I was very excited when Danielle mentioned, back in December I think it might have been, that John Harwood had a new book coming out. I read and enjoyed The Ghost Writer very much a couple years ago. As a person who does not do horror but enjoys books that do have a creep factor to them, it was a good read. And now I have finally read The Seance. I didn’t find it as satisfying as The Ghost Writer but it was still pretty good.

The story takes place in Victorian England and is told in three voices, Constance, Eleanor, and John Montague. Constance is in the present of the story. We begin with her and what must have been a horrid childhood. Her little sister, Alma, has died of scarlet fever and her mother is inconsolable. Alma was her favorite of her two children and now that she is dead, she wishes she were dead too. Constance’s father goes to the library everyday to work on his book, a book that never seems to be finished but is of the utmost importance nonetheless. Constance is left to look after her mother who sinks rapidly into a deep and dark depression.

Spiritualism is in vogue and Constance, who wishes she had died instead of her sister, in an effort to make her mother happy one evening pretends to slip into a trance and become a medium for Alma. Constance sings a little song Alma used to sing and tells her mother that everything is fine and she shouldn’t be sad, then disappears. Constance pretends to wake. Unfortunately, Constance has opened up a Pandora’s box because instead of being satisfied with one visit from Alma, her mother presses her for more. But enough of that particular story line, don’t want to give too much away.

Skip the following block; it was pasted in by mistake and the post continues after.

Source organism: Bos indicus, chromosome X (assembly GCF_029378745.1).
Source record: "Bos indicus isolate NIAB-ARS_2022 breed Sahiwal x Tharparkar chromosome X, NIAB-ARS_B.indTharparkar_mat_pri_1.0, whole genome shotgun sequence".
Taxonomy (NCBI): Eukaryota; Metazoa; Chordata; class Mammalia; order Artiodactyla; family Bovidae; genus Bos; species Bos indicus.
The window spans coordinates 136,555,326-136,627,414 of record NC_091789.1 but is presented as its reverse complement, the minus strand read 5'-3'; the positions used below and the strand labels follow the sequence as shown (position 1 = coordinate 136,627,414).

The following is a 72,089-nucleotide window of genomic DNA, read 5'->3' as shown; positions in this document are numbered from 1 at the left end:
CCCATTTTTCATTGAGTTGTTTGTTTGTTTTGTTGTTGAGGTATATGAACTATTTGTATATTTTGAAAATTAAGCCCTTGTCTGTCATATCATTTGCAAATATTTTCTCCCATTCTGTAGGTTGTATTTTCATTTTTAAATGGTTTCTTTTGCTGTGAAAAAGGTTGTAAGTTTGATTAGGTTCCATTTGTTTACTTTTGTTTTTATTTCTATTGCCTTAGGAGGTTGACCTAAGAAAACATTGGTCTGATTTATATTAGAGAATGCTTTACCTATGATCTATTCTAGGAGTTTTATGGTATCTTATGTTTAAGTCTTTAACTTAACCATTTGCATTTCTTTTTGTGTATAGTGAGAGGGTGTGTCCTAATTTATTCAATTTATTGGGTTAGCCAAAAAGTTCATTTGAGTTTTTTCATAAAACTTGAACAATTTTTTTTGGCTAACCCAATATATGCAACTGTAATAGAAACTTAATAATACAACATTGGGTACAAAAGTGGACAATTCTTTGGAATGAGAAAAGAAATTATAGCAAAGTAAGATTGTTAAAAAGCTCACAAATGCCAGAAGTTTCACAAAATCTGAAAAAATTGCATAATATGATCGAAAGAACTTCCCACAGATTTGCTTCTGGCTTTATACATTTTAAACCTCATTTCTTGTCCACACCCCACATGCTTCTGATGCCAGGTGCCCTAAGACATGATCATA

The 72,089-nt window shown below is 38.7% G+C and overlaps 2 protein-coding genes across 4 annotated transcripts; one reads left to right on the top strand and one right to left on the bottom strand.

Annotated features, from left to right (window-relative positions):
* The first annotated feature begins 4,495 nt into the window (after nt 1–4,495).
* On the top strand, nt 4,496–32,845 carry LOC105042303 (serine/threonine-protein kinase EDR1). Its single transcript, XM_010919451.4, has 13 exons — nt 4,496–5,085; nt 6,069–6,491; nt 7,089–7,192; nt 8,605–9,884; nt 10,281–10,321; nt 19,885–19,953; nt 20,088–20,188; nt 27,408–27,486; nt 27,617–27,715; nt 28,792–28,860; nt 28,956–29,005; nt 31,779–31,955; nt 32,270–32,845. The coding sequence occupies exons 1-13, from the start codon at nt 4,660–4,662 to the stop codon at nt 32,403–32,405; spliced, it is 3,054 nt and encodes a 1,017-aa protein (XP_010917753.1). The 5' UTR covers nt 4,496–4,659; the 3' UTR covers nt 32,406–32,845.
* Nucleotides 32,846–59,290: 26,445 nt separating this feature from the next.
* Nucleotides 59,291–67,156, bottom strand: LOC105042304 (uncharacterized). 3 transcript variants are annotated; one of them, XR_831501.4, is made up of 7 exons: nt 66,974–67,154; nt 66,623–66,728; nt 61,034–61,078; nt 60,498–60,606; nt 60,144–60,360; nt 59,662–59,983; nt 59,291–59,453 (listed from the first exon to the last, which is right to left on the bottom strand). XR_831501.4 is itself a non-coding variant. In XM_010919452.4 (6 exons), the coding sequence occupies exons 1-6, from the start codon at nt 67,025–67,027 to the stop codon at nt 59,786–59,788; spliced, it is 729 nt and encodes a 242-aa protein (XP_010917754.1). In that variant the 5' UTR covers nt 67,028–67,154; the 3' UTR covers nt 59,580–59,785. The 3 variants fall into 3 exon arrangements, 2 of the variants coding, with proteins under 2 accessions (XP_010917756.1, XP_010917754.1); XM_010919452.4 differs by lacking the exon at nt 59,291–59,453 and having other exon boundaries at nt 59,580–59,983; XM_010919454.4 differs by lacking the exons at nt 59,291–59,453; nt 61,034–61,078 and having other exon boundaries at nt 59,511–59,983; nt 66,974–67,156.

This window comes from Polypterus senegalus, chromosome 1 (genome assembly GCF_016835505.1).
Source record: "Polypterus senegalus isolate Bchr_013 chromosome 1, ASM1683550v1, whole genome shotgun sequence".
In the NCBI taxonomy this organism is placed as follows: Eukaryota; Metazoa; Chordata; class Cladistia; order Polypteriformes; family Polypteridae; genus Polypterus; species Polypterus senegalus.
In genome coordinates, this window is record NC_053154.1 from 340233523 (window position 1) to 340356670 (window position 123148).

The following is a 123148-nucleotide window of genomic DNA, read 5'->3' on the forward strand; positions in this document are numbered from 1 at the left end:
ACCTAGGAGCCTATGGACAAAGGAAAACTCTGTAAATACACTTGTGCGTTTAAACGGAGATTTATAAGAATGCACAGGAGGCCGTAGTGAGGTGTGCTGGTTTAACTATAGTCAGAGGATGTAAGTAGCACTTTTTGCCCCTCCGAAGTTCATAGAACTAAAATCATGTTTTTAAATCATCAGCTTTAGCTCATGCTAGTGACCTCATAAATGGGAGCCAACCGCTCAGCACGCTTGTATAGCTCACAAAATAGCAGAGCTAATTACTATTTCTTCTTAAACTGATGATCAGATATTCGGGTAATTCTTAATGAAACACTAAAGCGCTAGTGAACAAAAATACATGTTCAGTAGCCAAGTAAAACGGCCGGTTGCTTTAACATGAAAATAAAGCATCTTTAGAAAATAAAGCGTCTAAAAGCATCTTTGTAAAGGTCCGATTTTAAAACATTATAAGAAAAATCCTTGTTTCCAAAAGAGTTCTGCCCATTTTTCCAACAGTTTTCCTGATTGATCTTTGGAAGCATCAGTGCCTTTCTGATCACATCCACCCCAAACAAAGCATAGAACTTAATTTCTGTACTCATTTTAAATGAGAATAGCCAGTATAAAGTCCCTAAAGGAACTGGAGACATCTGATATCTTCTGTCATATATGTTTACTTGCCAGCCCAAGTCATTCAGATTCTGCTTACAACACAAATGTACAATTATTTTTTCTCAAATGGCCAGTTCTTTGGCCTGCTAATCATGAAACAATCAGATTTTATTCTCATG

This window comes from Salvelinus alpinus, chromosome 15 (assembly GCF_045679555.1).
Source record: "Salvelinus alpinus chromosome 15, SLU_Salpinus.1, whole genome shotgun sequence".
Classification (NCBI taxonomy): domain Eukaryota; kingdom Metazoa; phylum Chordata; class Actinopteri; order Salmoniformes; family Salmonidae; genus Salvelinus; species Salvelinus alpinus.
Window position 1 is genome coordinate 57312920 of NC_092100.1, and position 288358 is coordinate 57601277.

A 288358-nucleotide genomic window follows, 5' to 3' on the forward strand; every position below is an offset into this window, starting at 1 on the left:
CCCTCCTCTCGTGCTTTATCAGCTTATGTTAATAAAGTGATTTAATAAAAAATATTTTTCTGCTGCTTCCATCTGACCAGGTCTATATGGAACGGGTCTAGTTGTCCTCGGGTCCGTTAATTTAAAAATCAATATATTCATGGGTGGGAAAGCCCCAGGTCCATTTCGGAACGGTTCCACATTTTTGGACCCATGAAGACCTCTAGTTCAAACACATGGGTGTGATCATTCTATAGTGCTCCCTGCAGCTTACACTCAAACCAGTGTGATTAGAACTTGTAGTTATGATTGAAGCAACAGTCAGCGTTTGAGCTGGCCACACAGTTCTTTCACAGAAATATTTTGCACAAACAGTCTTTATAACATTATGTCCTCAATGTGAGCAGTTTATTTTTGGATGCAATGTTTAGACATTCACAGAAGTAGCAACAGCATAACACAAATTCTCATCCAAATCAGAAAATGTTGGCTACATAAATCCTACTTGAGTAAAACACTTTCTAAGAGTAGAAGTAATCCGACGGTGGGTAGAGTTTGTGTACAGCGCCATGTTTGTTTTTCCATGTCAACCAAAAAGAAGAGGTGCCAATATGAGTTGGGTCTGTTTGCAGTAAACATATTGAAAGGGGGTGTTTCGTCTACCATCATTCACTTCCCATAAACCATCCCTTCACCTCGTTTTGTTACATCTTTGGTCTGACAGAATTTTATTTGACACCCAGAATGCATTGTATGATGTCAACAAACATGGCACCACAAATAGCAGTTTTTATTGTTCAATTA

Fast forward and Constance is now a young woman living at her uncle’s house. She sees an advertisement in the paper from someone looking for her. She writes, and it turns out she has inherited the Wraxford estate from a distant female relative she did not even know she had. The Attorney, John Montague, tells her it is best if she never goes there. The Hall is falling to ruins and is encumbered by debt, not to mention a tragic history. Montague suggests she sell the place sight unseen and be happy with whatever is left after the debts are paid.

We are treated to a history, mystery, and horror of what went on through the years at Wraxford Hall through a narrative by John Montague as well as a diary left by Eleanor Wraxford. There are disappearances, ghosts, clairvoyance, mesmerism, a ghastly suit of armor, dreadful storms and lightning used to power unnatural experiments, and of course, there is murder.

Constance now finds herself the keeper of all the secrets and is trying to fit together the puzzle pieces in order to figure out what really happened. She does not heed John Montague’s advice, but goes to Wraxford Hall with a group of men, scientists from a society with a mission to debunk spiritualism once and for all. They are going to hold a seance at the Hall, perform experiments and make their proof.

If you want to know more, you’ll have to read the book. It is a fairly quick read. I read it on the bus and during lunch at work. There were some tense moments but nothing that will give horrorphobes nightmares. This is not an oh my gosh you have to read it book. But if you are looking for a mystery a little different than the standard P.I. kind, it is an entertaining.